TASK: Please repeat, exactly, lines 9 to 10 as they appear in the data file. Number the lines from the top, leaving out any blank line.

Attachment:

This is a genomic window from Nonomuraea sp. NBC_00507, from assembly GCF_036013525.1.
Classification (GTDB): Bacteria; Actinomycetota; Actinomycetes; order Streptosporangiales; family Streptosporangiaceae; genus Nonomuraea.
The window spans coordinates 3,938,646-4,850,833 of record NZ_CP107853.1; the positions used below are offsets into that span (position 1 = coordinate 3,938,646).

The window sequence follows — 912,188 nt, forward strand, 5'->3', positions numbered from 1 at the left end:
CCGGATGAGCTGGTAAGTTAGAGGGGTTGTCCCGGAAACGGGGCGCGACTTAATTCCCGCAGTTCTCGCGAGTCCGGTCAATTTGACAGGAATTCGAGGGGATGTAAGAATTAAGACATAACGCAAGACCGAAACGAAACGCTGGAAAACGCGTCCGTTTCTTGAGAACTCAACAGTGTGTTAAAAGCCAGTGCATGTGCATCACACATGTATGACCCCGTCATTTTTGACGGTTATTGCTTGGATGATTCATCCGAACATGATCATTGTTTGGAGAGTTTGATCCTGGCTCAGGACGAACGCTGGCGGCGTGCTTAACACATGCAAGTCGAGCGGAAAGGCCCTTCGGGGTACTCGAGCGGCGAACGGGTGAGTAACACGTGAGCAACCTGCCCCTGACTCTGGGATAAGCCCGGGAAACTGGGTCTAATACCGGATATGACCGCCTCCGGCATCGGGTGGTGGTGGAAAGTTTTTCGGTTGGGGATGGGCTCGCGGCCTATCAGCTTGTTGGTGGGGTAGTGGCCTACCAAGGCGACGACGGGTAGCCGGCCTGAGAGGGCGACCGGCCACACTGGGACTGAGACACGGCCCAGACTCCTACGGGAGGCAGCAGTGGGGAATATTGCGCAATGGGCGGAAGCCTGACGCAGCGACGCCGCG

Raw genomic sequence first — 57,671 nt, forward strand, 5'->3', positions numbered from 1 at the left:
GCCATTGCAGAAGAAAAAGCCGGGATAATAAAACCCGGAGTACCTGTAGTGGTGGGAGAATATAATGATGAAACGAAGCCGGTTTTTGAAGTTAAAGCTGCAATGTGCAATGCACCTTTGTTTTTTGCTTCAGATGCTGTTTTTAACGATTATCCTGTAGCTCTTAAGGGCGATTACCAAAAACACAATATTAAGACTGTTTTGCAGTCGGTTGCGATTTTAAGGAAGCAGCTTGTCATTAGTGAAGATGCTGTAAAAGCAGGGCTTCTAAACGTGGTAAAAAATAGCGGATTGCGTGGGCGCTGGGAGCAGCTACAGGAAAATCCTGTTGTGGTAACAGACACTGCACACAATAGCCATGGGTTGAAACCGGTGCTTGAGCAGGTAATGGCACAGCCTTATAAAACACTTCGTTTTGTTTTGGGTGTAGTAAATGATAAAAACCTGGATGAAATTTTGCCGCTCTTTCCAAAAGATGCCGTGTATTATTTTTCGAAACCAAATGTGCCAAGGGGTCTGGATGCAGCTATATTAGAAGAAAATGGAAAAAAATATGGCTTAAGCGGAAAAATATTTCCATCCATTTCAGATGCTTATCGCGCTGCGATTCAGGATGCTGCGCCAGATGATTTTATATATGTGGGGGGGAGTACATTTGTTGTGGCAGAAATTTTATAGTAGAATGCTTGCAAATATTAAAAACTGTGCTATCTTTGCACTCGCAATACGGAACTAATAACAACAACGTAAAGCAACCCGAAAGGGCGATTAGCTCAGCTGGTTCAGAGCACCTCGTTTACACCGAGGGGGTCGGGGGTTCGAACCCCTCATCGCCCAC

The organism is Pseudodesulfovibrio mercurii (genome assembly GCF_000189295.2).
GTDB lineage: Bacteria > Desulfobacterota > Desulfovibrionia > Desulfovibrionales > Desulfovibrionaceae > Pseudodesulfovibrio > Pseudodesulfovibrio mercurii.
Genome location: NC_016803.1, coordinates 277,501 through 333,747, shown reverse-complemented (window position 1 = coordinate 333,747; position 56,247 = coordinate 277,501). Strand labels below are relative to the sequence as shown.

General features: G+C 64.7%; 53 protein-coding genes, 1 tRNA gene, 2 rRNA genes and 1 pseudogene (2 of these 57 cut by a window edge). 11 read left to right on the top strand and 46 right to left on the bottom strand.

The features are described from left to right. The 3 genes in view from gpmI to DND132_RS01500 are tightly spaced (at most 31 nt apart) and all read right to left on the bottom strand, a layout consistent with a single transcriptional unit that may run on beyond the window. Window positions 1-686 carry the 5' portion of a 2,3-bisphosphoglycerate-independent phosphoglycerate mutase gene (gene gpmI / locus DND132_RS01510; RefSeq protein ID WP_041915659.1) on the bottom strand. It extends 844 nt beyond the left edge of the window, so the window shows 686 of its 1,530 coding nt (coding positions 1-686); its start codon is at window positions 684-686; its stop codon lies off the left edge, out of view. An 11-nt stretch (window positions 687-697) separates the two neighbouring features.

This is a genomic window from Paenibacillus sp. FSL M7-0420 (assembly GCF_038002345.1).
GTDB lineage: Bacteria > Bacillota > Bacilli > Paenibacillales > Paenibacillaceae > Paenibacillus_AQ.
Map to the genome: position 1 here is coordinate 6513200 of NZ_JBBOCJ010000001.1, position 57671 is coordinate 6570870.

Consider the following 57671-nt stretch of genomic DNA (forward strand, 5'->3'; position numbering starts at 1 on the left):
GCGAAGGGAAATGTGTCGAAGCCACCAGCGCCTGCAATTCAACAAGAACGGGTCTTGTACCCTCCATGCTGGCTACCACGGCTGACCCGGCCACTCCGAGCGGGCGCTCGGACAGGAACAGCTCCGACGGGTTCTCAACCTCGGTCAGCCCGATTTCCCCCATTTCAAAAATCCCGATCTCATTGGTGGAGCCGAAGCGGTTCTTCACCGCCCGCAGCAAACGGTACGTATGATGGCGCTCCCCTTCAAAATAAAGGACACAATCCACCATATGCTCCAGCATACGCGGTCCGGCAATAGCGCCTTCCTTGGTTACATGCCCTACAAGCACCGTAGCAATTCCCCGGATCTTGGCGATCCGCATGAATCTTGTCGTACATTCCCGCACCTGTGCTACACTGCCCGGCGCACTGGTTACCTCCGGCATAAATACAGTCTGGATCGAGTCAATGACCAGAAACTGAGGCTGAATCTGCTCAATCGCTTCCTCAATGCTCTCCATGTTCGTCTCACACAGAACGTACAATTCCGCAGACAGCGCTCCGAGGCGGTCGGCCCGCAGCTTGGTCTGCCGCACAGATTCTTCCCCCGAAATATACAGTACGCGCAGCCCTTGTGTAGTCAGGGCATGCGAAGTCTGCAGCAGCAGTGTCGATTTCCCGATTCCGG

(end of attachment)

GTDB lineage: Bacteria > Desulfobacterota > Desulfovibrionia > Desulfovibrionales > Desulfovibrionaceae > Pseudodesulfovibrio > Pseudodesulfovibrio mercurii.
Genome location: NC_016803.1, coordinates 277,501 through 333,747, shown reverse-complemented (window position 1 = coordinate 333,747; position 56,247 = coordinate 277,501). Strand labels below are relative to the sequence as shown.